The Countryside and Rights of Way Act 2000 places a duty on highways and national park authorities to establish local access forums (LAFs), to advise on the improvement of public access to land for the purposes of open air recreation and enjoyment. This paper examines these proposals in the context of recent academic and political debates about deliberative democracy, and empirical research on the nature and practice of existing access liaison groups and forums. While demonstrating that the proposed LAFs are consistent with contemporary constructs of participative, if not deliberative democracy, the paper argues that most existing groups and forums fall short of this ideal, in a number of significant respects. The paper proceeds to discuss the extent to which the draft regulations for LAFs in England and Wales address these issues, and concludes by questioning the extent to which such consultative arrangements can contribute to new forms of local governance.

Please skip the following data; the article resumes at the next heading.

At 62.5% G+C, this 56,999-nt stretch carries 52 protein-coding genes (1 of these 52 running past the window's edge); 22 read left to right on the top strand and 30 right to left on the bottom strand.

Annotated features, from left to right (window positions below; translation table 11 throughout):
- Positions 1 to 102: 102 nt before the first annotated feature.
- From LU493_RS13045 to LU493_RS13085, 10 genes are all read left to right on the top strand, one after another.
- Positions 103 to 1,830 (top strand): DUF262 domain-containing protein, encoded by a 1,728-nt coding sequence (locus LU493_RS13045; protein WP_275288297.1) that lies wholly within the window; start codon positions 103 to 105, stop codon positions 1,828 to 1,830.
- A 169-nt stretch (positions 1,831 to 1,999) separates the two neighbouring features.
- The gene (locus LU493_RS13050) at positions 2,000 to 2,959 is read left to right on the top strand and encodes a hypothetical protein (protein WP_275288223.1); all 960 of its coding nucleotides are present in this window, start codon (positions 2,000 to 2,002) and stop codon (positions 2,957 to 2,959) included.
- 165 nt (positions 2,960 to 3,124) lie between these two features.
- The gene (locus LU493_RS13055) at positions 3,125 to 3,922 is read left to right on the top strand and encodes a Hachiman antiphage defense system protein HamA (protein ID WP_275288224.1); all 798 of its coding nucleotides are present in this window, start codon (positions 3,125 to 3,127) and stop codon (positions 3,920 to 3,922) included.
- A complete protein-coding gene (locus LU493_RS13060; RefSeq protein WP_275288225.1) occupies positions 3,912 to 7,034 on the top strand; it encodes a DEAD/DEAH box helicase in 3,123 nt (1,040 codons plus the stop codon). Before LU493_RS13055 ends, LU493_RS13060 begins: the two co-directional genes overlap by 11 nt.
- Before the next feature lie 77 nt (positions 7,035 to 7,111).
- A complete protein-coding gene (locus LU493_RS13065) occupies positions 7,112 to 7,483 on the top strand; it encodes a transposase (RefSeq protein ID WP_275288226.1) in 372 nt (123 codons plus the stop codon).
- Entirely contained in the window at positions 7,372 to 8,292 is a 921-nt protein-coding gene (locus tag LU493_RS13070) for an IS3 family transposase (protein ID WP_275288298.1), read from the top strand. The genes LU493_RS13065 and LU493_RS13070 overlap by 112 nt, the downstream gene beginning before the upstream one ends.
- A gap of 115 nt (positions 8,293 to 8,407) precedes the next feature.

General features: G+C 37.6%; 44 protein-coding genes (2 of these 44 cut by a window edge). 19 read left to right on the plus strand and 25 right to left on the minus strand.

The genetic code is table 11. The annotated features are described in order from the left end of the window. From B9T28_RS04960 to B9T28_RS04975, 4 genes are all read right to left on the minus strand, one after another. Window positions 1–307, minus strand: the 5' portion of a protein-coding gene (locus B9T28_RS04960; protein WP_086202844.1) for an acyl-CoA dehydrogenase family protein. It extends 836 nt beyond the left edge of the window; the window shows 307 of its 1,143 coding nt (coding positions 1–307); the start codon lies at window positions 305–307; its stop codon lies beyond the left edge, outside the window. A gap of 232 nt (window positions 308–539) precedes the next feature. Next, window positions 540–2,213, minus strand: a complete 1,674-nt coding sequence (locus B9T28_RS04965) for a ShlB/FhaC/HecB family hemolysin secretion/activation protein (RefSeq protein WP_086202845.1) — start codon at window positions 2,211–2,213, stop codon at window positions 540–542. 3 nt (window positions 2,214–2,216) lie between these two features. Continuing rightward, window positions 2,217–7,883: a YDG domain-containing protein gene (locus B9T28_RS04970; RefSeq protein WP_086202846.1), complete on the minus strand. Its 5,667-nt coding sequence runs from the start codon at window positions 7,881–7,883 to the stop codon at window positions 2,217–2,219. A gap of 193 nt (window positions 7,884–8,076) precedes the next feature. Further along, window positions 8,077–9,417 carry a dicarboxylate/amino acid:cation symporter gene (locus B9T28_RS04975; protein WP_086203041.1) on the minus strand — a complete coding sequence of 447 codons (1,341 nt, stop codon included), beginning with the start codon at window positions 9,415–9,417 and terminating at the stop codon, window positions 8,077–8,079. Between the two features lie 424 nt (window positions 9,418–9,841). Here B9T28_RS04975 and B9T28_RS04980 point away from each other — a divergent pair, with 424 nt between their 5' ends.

|Number of pages||20|
|Journal||Journal of Environmental Planning and Management|
|Publication status||Published - Sep 2002|